Earlier today, I posted a guest blog by an elementary principal from suburban Chicago who saw the iPad as an absolute game changer. It provided a clear path to 1:1 and had the potential to be transformative in every aspect of his school. I don't disagree with him. However, for this sort of transformation to occur, the entire educational paradigm needs to shift and technology can absolutely be the catalyst.
I'm not yet convinced that the App-centered model of the iPad (or the upcoming Android tablets, or even the iPod Touch) will be the sort of open platform that will provide the necessary flexibility to allow students to create and share content with each other and their teachers in the way that an OS like Windows 7, OS X, or Ubuntu might. I could be wrong here and I'm pounding away on the iPod Touch that Apple recently sent me to evaluate as just such a platform.
One thing I will say is that I'll probably never bother bringing my Kindle with me anywhere as long as I have the iPod on loan; the Kindle App suits me just fine in a much smaller form factor on a multifunction device. That being said, the iPad/iPod are still largely content-consumption devices. This will change as HTML 5 takes off (you can already edit Google Spreadsheets on the devices and the iPad comes with iWork applications), but until the devices can really tap into the cloud, the sort of seamless exchanges between student and teacher that the guest blogger discussed will rely on less elegant mechanisms.
I consider these to be fairly minor technical details, though. HTML 5 web applications and a growing ecosystem of third-party software will sort out the syncing and sharing of content created by students and teachers soon enough, regardless of the device or OS. The real challenge is ending the "computer time" mentality and allowing tools like the iPad to actually disrupt the way we've been teaching kids for the last few centuries.
There are plenty of times when students need to be fully focused on their instructors. However, most students function naturally and more comfortably when engaged by multiple interactive input streams. The sage-on-the-stage approach stopped being even remotely effective about 15 years ago and, while many teachers have radically improved their teaching techniques to draw students into activities and discussions, a significant faction still believe that technology is a distraction with no place in the classroom. It's fine in a computer lab for research, writing papers, or creating presentations, they say, but having an iPad-like device in use the majority of the time? No way.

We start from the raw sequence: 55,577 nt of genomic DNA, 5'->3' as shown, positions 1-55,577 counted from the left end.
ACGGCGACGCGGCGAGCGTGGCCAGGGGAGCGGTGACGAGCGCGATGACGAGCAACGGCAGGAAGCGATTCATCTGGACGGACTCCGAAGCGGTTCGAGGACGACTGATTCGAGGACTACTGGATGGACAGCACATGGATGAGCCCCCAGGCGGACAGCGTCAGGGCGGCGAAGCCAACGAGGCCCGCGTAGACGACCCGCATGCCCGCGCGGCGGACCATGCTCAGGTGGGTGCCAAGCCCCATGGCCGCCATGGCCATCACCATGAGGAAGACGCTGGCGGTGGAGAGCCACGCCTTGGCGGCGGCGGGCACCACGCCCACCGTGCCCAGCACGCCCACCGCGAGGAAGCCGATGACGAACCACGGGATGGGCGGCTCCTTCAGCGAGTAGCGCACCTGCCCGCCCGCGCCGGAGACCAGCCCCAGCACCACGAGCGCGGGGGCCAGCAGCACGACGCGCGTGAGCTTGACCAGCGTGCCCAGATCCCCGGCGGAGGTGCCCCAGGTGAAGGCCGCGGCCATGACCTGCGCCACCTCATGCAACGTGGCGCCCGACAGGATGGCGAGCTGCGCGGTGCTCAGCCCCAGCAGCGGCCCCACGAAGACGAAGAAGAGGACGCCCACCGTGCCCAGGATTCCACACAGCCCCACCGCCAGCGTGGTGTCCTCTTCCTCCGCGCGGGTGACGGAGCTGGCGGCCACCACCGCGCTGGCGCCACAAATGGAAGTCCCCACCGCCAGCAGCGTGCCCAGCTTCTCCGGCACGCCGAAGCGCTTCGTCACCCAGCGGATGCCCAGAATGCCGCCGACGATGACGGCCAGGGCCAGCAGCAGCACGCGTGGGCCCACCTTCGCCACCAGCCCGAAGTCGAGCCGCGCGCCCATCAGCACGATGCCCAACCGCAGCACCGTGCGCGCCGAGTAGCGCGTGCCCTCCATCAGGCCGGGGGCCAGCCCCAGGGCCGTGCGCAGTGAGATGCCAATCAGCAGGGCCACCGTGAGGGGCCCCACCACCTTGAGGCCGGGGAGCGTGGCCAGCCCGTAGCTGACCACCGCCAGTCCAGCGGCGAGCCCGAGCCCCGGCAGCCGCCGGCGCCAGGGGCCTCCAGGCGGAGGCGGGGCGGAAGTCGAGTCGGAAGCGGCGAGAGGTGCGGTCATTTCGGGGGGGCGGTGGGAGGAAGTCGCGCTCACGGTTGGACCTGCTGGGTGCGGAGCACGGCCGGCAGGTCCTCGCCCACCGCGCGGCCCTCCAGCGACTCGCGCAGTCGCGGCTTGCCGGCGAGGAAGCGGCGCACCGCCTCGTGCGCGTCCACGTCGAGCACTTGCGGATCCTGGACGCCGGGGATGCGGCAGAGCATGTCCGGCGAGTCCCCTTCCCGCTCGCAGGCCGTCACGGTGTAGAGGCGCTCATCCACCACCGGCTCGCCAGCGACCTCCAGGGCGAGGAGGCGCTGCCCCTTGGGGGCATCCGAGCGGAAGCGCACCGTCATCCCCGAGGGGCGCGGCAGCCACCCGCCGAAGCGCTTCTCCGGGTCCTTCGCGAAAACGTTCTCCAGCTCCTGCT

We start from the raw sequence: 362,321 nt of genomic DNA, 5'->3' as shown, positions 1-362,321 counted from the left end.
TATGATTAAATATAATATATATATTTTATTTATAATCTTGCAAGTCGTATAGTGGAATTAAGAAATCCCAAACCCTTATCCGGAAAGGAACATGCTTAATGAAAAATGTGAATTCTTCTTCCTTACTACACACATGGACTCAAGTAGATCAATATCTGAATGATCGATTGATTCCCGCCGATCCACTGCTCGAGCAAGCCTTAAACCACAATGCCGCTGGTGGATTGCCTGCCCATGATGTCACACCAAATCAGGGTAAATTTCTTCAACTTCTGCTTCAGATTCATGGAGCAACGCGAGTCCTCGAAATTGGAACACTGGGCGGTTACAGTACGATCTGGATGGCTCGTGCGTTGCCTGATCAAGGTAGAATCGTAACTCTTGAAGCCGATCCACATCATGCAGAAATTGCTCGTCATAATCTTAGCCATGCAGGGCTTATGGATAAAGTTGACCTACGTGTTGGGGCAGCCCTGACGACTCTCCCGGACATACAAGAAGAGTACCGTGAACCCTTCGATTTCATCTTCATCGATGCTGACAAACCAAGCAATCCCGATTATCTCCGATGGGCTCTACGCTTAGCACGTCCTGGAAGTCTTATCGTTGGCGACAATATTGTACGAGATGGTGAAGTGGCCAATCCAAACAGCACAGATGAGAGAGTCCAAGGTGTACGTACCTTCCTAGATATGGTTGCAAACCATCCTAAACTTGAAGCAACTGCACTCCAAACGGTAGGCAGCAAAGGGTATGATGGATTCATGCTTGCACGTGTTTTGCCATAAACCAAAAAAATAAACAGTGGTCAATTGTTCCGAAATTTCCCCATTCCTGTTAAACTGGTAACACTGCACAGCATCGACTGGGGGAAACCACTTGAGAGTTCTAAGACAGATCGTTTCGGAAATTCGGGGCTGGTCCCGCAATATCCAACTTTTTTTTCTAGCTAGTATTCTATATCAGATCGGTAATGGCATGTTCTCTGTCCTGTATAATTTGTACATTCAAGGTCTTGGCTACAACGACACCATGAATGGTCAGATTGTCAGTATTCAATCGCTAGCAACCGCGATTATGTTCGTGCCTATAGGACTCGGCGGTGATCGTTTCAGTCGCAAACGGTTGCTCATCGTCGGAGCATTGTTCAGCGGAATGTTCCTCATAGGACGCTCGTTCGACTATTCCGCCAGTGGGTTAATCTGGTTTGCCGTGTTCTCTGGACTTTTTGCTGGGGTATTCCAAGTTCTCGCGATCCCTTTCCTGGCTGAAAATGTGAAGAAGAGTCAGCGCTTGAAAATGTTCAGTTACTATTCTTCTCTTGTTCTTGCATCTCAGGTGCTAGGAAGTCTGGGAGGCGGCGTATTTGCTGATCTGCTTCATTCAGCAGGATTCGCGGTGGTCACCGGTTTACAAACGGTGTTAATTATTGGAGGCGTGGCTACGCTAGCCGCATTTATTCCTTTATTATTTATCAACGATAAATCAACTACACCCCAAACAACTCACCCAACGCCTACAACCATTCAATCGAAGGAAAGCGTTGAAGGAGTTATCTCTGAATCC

The tech is coming, whether it's from Apple, Google, or HP. Will classrooms be ready? Let's say that I bought into the Apple ecosystem 100%, sold my soul to the devil in exchange for an unlimited technology budget this fall, and put an iMac in every classroom and an iPad into every student's hands. The high schoolers could even have MacBooks if they preferred since they'll be typing a lot more, but I'm inclined to believe most would take the iPad. Students, I have no doubt, would be thrilled.
But what would it take to get every teacher to sync their week's content with the devices (I'm talking PDF of handouts, ebooks for the week's readings, formative assessments, and web pages with links to related materials), make podcasts of their lectures, and let students listen to music while they work in class? What would it take for them to project the class's Twitter stream or Facebook page, modifying their lectures and discussions on the fly as students submitted questions or posted thoughts live with their devices?
I agree that the iPad is transformative in a way that netbooks never could be. In fact, our greatest success and engagement with our Classmates has come from students using them in tablet form. Touch is simply a natural interface for students in a way that is hard for us old fogies to understand. However, watch a kid with motor coordination issues or an autistic student use a tablet. Watch kids who struggle to read zip through their friends' status updates and posts, happily navigating streams of data on an iPod Touch.
My guest blogger is right: the iPad certainly matters. However, it matters as a catalyst for change in the classroom and a leader in the industry. It doesn't matter so much on which platform a school ultimately settles. Rather, educational leaders must take advantage of the fact that personal computing technology has finally put extraordinary power literally into kids' hands. How will we transform our classrooms, embracing this technology, encouraging our students to access every imaginable resource and interact with their peers and teachers in news ways as they learn, rather than keeping the tablets in their backbacks or the computers in a computer lab?
We are at a crucial tipping point at which 1:1 not only becomes realistic in terms of cost but genuinely transformative in terms of the creation and consumption of educational content. Will Apple's ecosystem be the best choice to drive your classrooms? Maybe, but the vendor you choose won't mean a thing if the educational community isn't ready to roll. Some of us are there; a whole lot of us have a long ways to go. Hats off to Apple, though, for at least making the most traditional of instructors give a bit of thought to what a tablet in their classroom might mean.